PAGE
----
As of now, I have no idea how much has been raised because affiliate checks come out after a while, but she’s keeping the fund in place until our savings have been met and will move on to look for the next need that crosses her path. No single act of kindness from a near stranger has ever come close to this, so I made sure she knew how much this meant to relieving the pressure I had on my shoulders to save up that much extra income only to spend it on necessities rather than enjoying the fruits of our labors.

I’ve been struggling with where to take the rest of this from here for about a week now. Here’s where I’m going to leave this, I suppose. We will live our life as planned: as long as we can without a transplant, still saving what we can and not dependently relying on others, but graciously accepting this offer of assistance with our monumental goal. I’m not a fan of the phrase “give back” as if success owes anyone anything, as that would make others entitled to success’ excess, but I am a fan of “pay it forward” to help others as you were helped, even if it’s by another means.

For me, for us, for now, that means sharing our lives with you to give hope, keep dreams alive, and encourage everyone with CF to press on towards the day when there is a cure. If and when the day comes that I join the honorable TXP Club, our lives will forever change, but I’ll still be a CFer. New trials. New goals. New lungs. I’ve gone 18 months without IVs and almost 33 years with these airbags. Let’s see how much longer each of those stats can keep rising.

Comments

  1. MiddleAgedLady says:

    WOW! That’s phenomenal news. I’m so very happy for you! I hope it all falls into place quickly and you can, indeed, breath easy!

    • Thanks! I was super torn between keeping this quiet and shouting it from the mountaintops with joy. What a relief it will be to “just work” instead of working this hard, which I suspect isn’t the best thing for me.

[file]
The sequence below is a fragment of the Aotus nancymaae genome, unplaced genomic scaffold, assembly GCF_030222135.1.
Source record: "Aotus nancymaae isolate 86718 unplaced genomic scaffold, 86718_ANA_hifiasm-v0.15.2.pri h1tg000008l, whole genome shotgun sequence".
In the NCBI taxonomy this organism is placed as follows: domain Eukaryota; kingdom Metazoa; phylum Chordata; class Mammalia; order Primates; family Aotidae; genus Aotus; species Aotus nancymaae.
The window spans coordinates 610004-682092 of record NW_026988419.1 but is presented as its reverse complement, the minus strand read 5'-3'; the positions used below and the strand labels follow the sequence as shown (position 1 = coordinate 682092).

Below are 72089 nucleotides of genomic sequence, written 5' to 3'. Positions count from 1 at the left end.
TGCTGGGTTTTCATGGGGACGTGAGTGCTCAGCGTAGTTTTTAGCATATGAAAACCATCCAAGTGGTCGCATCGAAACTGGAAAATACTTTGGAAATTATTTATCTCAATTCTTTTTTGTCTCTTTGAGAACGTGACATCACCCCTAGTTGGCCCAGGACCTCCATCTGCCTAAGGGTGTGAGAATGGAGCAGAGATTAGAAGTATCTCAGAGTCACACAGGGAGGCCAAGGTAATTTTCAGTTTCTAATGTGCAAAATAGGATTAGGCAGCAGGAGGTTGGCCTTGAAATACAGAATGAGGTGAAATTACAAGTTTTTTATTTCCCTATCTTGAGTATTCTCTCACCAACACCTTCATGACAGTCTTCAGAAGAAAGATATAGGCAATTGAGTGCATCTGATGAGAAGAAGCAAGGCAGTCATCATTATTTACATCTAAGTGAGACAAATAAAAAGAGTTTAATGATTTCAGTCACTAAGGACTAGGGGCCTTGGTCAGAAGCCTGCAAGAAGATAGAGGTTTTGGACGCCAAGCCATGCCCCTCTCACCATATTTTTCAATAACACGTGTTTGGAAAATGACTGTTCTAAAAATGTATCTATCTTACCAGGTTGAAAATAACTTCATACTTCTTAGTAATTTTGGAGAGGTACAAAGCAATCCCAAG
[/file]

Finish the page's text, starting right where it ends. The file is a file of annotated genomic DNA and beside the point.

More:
• @MiddleAgedLady Thanks! I was super torn between keeping this quiet and shouting it from the mountaintops with joy. What a relief it will be to “just work” instead of working this hard, which I suspect isn’t the best thing for me.

  2. Jesse, that’s amazing news. I went to her web site to say “thanks.” Nice looking web site it is, too!

  3. rburkhalter30 says:

    That is what cheerful and generous giving is all about. That is what serving God is. Taking what He has given and give it back in return. Your site has meant many things to us. I hope that those 33 year old airbags keep chugging along. When they need replacing, you’ll be ready and we’ll be ready to go the distance with you.

    • @rburkhalter30 That’s exactly how I felt when she told me they’d been praying for a cause. Can’t wait to see how it all plays out for me and for others. There’s more good news coming, but I don’t know when yet.

  4. mildred.petersen says:

    What incredible news! Glad you were able to share it with everyone :>)

  5. SibylChavis says:

    Jesse: That is such great news. I am so happy for you guys. I know you are all about taking care of things yourself, but everything really does happy for a reason. Thanks for sharing the great story and great news. It is a wonderful way to begin the week:)

  6. RonnieSharpe says:

    That is SO awesome. God is good.

  7. globalman2001 says:

    Jesse, This is wonderful news and a real blessing. I am an old enough CF patient that I will be going for a whole body and improved brain transplant when my time is due. My lungs are still holding up at the tender age of 55 but these treatments (I am basically on the same routine as you) sure get old at times don’t they! God Bless and Congratulations!!
    Mark

  8. lauramagsamen says:

    There truly are angels among us!! PTL!